x Abu Dhabi, UAEThursday 18 January 2018

Turkey leads with investment in North Africa

Turkey's growing diplomatic role paves the way for Turkish businesses ready to invest and looking for contracts. It's a healthy trend.

From Tunis to Tripoli to Cairo, a lack of cash liquidity has stifled fledgling governments fresh from revolutions. To keep public employees paid, basic services running and food subsidies in place, the Arab Spring states have been turning to the international community for aid.

But stopgap funds will never be enough. Long-term economic stability, fiscal growth and job creation take more than handouts. And Turkey's high-profile diplomatic junket through North Africa suggests that Ankara understands this. Other countries should follow its lead.

As Prime Minister Recep Tayyip Erdogan tours Egypt, Tunisia and Libya this week, he does so with his nation's business community in tow. More than 280 businessmen and women, from oil executives to construction barons, are staking their claims.

By Wednesday, Turkish business interests had signed over $850 million in new deals in Egypt; Turkish firms had bid on millions worth of Egyptian defence contracts; and there were calls to triple Turkish investment in Egypt to $5 billion. "Why aren't you clapping?" Mr Erdogan joked with business leaders in Cairo.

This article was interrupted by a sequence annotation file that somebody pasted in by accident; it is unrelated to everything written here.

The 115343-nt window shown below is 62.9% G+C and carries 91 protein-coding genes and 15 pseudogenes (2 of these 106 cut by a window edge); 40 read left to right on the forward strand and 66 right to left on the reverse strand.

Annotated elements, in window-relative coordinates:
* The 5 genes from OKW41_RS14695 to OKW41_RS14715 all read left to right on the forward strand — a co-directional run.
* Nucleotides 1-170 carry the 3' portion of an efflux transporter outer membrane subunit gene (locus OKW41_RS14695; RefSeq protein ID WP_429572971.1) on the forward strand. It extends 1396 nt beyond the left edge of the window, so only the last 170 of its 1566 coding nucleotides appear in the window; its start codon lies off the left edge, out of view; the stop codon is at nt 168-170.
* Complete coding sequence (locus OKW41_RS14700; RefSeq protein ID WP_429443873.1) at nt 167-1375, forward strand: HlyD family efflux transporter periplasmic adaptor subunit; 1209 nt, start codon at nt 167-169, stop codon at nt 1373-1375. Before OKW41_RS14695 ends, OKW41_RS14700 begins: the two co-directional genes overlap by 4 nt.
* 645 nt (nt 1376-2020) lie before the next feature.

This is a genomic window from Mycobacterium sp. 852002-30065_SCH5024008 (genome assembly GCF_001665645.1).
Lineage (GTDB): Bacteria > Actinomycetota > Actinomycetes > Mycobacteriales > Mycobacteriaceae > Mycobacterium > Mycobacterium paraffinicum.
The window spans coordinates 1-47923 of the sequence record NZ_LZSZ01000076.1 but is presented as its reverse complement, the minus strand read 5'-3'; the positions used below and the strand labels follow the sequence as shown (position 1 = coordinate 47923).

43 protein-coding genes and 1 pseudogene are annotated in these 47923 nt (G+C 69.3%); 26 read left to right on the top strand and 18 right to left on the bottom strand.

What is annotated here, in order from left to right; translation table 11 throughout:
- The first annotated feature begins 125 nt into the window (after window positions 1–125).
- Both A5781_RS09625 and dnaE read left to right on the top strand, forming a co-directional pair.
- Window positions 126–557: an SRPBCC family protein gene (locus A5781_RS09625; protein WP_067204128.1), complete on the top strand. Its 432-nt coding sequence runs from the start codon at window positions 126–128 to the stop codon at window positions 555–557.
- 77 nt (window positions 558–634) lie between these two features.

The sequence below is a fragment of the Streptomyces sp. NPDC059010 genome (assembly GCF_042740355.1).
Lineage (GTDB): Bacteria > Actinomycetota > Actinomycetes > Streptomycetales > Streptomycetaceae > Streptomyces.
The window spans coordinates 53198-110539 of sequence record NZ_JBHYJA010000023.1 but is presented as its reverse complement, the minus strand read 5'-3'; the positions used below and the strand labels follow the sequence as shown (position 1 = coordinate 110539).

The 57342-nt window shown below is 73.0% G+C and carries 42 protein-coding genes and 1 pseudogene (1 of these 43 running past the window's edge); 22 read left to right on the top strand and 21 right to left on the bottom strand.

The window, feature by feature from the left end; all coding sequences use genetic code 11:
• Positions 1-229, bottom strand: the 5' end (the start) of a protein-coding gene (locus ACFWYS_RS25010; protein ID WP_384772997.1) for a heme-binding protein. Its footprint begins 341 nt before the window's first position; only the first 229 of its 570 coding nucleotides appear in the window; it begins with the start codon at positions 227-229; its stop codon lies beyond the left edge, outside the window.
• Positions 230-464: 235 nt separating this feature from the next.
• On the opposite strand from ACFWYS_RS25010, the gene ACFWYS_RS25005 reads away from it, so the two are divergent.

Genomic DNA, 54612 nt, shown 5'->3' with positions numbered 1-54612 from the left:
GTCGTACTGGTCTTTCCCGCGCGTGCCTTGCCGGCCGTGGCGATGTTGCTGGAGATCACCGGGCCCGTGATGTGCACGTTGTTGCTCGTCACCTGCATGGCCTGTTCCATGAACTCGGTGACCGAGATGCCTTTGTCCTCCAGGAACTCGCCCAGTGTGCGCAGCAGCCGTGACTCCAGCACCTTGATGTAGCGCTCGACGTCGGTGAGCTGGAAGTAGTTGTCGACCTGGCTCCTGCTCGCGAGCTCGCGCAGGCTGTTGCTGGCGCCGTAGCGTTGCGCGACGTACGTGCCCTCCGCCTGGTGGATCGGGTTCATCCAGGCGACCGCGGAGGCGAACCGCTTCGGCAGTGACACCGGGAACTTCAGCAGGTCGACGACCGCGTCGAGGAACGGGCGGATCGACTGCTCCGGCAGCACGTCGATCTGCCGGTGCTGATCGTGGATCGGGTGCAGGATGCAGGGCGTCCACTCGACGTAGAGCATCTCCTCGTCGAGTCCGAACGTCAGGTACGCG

There is reason to applaud. Industrial investment in North African and Arab state economies is one way to reshape a region long overly dependent on services and tourism. Investment in oil and natural gas projects, another idea floated by Mr Ergodan this week, could help as well.

Where are G8 countries and Gulf states in this new economic trajectory? So far, it has been mostly words. Despite a $40 billion aid package pledged in May, only a fraction has been delivered. Jalloul Ayed, Tunisia's finance minister, said during his visit to Abu Dhabi on Wednesday that his country had not yet received any funds.

Strong regional investment, not pledges, will be needed if Arab Spring states are to be able to rebuild their shattered economies.

The challenge for new governments will be to provide an environment in which investments benefit long-term private enterprise, rather than being frittered away in one-time handouts or siphoned off by members of the old regimes. The temptation will be to shun economic liberalisation in the name of populism, but the new governments will have to balance short-term stability with fundamental economic reforms.

Turkey has its critics, but if its foreign policy can translate into robust economic partnerships, Ankara has demonstrated another dimension of regional leadership.